In the last two weeks, I’ve tried my hand at two new sports. Last week I surfed in Laguna Beach, CA and this week I jumped in a pool in Irvine, CA with Deep End Fitness, part of the training regimen for Underwater Torpedo League. And then I somehow got roped into a Triathlon in La Jolla, CA in December. Throughout, I maintained my regular training program.
Having the ability to participate in these sports is one thing. Having built the engine to do all of them is great. But, having the confidence to do them is another thing entirely.
When I first found fitness, I was overweight, depressed, and felt powerless in my own life. I was unhappy, and in hindsight, was struggling with maintaining even a modicum of self worth.
Now, staring into my forties, and with years in the health and fitness industry, this is the same story I hear from more women than not. I spent two yearswriting about itfor Morning Chalk Up. It fired me up when I first learned it, and it fires me up just as much now.
Deep End Fitness is “personalized, immersive aquatic programs, tools, and events that promote individual confidence and optimal performance for all ages.” Started by Don Tran and Prime Hall, two former Military Special Operations Marines that also started theUnderwater Torpedo League. It’s exactly the type of thing that our namesakeGlen “BUB” Doherty would have roped all his friends into trying with him. “Come on,” I can imagine him saying. “It’ll be fun.”
So on a Wednesday afternoon a few weeks ago, my friendAmanda Hardeman and I joined Deep End Fitness at their training pool in Irvine, Ca. (I just want to pause here, for a moment, to remind everyone that Amanda is also the same friend that joined me forBUBS sponsoredice baths in February. She is GOOOOOOD to me.)
The first task that our instructor, Manny, at Deep End Fitness assigned to us, after we warmed up with breathing exercises and burpees, was to tread water for ten minutes. This already seemed impossible. It had been a few years since I’ve been in the pool, aside from playing with my children, so diving in gracefully felt problematic enough, let alone keeping my head afloat for the length of some AMRAP workouts. While we treaded water, Manny explained to us one of the core principles of Deep End Fitness: F.R.E.E.
F.R.E.E. stands for Focus, Relaxation, Economy of Motion, and Efficient Breathing. In the pool, when all of these are in tune and put to use, you can enter into a flow state. That flow state, Deep End Fitness believes, can help you achieve a happier, fulfilled life. It’s one of my favorite principles, that fitness is a microcosm for life.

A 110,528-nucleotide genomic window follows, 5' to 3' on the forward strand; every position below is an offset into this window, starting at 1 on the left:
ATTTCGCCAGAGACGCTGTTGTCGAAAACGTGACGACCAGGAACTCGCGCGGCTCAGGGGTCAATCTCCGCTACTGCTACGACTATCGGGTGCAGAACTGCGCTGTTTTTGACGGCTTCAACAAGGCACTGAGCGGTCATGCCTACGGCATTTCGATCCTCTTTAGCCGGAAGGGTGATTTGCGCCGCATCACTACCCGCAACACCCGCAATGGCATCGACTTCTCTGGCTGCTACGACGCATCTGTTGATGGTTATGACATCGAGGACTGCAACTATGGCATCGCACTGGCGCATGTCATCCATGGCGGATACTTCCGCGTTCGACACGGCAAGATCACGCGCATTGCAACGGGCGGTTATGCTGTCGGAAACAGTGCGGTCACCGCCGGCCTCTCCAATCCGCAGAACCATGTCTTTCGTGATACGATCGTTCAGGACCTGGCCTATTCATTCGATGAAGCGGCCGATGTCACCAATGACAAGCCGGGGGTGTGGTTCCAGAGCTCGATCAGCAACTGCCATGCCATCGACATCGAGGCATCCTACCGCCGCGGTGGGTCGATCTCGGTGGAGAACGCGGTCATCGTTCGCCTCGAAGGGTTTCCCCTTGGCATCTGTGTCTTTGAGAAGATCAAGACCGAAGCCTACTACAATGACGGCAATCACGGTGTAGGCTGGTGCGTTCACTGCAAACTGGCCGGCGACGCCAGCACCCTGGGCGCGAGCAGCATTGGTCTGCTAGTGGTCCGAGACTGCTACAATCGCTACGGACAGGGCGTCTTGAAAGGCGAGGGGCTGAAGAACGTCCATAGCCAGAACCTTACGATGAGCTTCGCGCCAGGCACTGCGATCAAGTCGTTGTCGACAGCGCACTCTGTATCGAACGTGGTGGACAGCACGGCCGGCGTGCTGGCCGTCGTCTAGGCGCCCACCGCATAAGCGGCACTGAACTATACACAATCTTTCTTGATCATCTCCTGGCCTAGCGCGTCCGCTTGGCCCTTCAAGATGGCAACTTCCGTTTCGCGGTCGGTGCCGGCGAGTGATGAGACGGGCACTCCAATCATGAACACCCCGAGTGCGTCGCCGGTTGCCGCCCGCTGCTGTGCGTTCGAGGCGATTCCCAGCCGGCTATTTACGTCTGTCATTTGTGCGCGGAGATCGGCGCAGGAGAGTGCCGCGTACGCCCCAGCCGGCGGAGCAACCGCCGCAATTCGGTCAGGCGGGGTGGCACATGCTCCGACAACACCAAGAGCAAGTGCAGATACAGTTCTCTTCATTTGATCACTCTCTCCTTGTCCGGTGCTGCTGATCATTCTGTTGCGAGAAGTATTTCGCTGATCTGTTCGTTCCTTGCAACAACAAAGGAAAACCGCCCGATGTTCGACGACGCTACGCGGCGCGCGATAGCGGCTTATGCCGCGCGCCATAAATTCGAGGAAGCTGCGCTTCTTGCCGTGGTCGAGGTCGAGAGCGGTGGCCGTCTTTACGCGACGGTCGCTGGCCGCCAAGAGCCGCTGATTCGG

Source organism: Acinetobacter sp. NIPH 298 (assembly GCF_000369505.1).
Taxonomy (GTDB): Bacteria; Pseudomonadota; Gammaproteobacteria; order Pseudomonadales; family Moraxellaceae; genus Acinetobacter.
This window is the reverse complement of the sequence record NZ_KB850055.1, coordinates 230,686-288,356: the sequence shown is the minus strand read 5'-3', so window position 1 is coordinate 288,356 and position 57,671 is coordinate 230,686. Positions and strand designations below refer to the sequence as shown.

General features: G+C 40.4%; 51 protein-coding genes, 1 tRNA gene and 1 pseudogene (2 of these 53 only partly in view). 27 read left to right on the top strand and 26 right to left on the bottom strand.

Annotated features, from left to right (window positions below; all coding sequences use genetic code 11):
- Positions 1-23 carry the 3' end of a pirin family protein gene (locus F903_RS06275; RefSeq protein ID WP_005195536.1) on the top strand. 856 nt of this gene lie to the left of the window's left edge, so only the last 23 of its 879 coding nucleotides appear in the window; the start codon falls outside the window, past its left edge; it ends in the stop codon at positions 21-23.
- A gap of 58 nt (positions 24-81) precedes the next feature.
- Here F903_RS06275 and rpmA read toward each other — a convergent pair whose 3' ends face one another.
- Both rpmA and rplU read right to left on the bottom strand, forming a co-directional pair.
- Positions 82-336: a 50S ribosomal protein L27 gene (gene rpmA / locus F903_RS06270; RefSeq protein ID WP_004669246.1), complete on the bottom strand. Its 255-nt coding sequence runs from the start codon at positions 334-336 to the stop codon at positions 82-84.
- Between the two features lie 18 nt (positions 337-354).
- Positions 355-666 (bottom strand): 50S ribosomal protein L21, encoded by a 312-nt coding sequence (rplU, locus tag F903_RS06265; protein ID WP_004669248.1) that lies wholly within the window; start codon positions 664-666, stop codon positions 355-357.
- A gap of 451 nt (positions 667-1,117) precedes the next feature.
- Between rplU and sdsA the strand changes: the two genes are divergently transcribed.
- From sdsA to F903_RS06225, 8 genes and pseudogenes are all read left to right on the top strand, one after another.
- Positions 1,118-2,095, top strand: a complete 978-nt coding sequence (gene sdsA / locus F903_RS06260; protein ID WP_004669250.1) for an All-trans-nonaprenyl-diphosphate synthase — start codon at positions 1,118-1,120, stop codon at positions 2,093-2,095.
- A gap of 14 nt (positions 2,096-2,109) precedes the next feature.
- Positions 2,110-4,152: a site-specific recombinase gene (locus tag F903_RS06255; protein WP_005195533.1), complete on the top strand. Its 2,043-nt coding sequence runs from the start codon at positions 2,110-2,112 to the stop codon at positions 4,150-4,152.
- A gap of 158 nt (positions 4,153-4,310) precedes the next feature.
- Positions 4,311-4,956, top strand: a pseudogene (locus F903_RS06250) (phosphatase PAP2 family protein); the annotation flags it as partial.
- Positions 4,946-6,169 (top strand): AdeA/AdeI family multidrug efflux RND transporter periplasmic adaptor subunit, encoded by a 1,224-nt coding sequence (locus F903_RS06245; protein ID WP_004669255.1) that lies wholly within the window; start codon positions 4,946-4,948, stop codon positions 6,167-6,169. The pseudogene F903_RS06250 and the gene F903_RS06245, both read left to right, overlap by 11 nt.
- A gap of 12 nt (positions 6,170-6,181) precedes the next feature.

But before you can sort your life out, you have to first tread water for ten minutes. Once you’ve done that, you move on to bobs, which sound adorable but are actually insane. Bobs require you to inhale at the top, drive your body down to the bottom of the 12 foot pool with a maximum of one stroke, push back up from the floor, quickly breathe again at the top, and submerge yourself again. You do this five times on your first day.
You’re not actually swimming here. What you’re doing is training yourself to remain calm while controlling your breathing and discovering your body’s natural state of buoyancy.
Post bobs and breath catching, came the largest challenge of the day. Amanda and I had to swim the entire 25 meter lane and back, holding a ten-pound brick in one hand.
Yes. You read that. A ten-pound brick.
To be honest, I didn’t even even think I would be able to do the ten minute tread. And here we are now, with a ten pound brick and the length of a dang pool to swim with it.
But here’s the thing: We forking did it. We propelled our bodies across the pool, holding a ten pound brick, and then we returned with the brick. At the end of it, Amanda looked at me and giggled, her eyes lit up even through her swim goggles. At the end of the session, all the athletes and instructors circle up and share their experience and what they learned in that session. Most of them listed a trait, or a quality, not a skill. It's a beautiful shared experience.
In the car home, Amanda and I were sharing our own experiences, what was tougher than we expected and what was more fun than we expected. And I told her that the hardest thing for me was just trying it.
“Really?” she said.
“Yeah, totally. Five years, ten years ago it never would have even occurred to me to try something like that. So for me, any time I try a new sport, I've already won. Just having the confidence to try it, knowing now that my body is strong and confident and that my mindset can match it, is a gold medal day. That’s the growth right there.” And we may or may not have discussed a triathlon in December.
After we dried off and ate like champs, we headed back to the gym. She led a new member through an onramp class while I did my weightlifting program on the platforms. I watched as Amanda coached her through learning an overhead squat. She nailed it, and so Amanda kept going, slowly increasing her weight each time. Watching them train together, it occurred to me that our new client, a young Marine, had no idea all the lessons she was learning aside from the overhead squat, and all the lessons that Amanda was learning by coaching her, and all the lessons I was learning by observing.
At the end of her session, I walked straight up to her. I extended my hand and said, “Hi. I’m Jessica Danger and we’re so glad you're here.”